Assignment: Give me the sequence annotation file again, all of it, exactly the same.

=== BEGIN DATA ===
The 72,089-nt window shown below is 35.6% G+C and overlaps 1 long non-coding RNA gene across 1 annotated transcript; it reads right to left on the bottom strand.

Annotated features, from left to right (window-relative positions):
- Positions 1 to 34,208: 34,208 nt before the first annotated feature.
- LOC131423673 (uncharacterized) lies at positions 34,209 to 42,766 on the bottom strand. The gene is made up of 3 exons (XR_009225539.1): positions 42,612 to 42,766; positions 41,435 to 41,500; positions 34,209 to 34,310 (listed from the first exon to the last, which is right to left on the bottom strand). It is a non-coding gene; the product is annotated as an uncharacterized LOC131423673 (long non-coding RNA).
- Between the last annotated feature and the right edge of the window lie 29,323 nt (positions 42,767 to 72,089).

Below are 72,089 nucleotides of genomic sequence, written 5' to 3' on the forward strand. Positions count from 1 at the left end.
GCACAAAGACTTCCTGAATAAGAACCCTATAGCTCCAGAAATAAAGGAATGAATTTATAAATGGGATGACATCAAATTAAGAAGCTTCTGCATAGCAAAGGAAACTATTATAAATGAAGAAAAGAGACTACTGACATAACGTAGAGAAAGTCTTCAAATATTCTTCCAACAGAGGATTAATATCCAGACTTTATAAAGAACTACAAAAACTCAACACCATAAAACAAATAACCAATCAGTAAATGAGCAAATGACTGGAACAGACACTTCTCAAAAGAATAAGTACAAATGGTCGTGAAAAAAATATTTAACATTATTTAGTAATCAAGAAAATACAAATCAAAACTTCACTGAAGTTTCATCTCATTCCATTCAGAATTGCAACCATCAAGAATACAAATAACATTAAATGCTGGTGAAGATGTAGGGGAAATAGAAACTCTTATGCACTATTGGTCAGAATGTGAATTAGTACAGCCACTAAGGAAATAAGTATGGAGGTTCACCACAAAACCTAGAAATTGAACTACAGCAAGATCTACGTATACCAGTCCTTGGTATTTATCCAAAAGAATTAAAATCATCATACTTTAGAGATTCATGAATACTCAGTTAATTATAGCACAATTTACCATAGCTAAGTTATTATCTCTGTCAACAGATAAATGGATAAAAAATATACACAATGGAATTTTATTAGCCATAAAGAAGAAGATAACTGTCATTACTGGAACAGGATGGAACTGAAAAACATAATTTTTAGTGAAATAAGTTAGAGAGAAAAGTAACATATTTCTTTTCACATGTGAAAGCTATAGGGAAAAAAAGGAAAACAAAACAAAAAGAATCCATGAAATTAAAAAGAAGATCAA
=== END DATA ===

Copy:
The 72,089-nt window shown below is 35.6% G+C and overlaps 1 long non-coding RNA gene across 1 annotated transcript; it reads right to left on the bottom strand.

Annotated features, from left to right (window-relative positions):
- Positions 1 to 34,208: 34,208 nt before the first annotated feature.
- LOC131423673 (uncharacterized) lies at positions 34,209 to 42,766 on the bottom strand. The gene is made up of 3 exons (XR_009225539.1): positions 42,612 to 42,766; positions 41,435 to 41,500; positions 34,209 to 34,310 (listed from the first exon to the last, which is right to left on the bottom strand). It is a non-coding gene; the product is annotated as an uncharacterized LOC131423673 (long non-coding RNA).
- Between the last annotated feature and the right edge of the window lie 29,323 nt (positions 42,767 to 72,089).

Below are 72,089 nucleotides of genomic sequence, written 5' to 3' on the forward strand. Positions count from 1 at the left end.
GCACAAAGACTTCCTGAATAAGAACCCTATAGCTCCAGAAATAAAGGAATGAATTTATAAATGGGATGACATCAAATTAAGAAGCTTCTGCATAGCAAAGGAAACTATTATAAATGAAGAAAAGAGACTACTGACATAACGTAGAGAAAGTCTTCAAATATTCTTCCAACAGAGGATTAATATCCAGACTTTATAAAGAACTACAAAAACTCAACACCATAAAACAAATAACCAATCAGTAAATGAGCAAATGACTGGAACAGACACTTCTCAAAAGAATAAGTACAAATGGTCGTGAAAAAAATATTTAACATTATTTAGTAATCAAGAAAATACAAATCAAAACTTCACTGAAGTTTCATCTCATTCCATTCAGAATTGCAACCATCAAGAATACAAATAACATTAAATGCTGGTGAAGATGTAGGGGAAATAGAAACTCTTATGCACTATTGGTCAGAATGTGAATTAGTACAGCCACTAAGGAAATAAGTATGGAGGTTCACCACAAAACCTAGAAATTGAACTACAGCAAGATCTACGTATACCAGTCCTTGGTATTTATCCAAAAGAATTAAAATCATCATACTTTAGAGATTCATGAATACTCAGTTAATTATAGCACAATTTACCATAGCTAAGTTATTATCTCTGTCAACAGATAAATGGATAAAAAATATACACAATGGAATTTTATTAGCCATAAAGAAGAAGATAACTGTCATTACTGGAACAGGATGGAACTGAAAAACATAATTTTTAGTGAAATAAGTTAGAGAGAAAAGTAACATATTTCTTTTCACATGTGAAAGCTATAGGGAAAAAAAGGAAAACAAAACAAAAAGAATCCATGAAATTAAAAAGAAGATCAA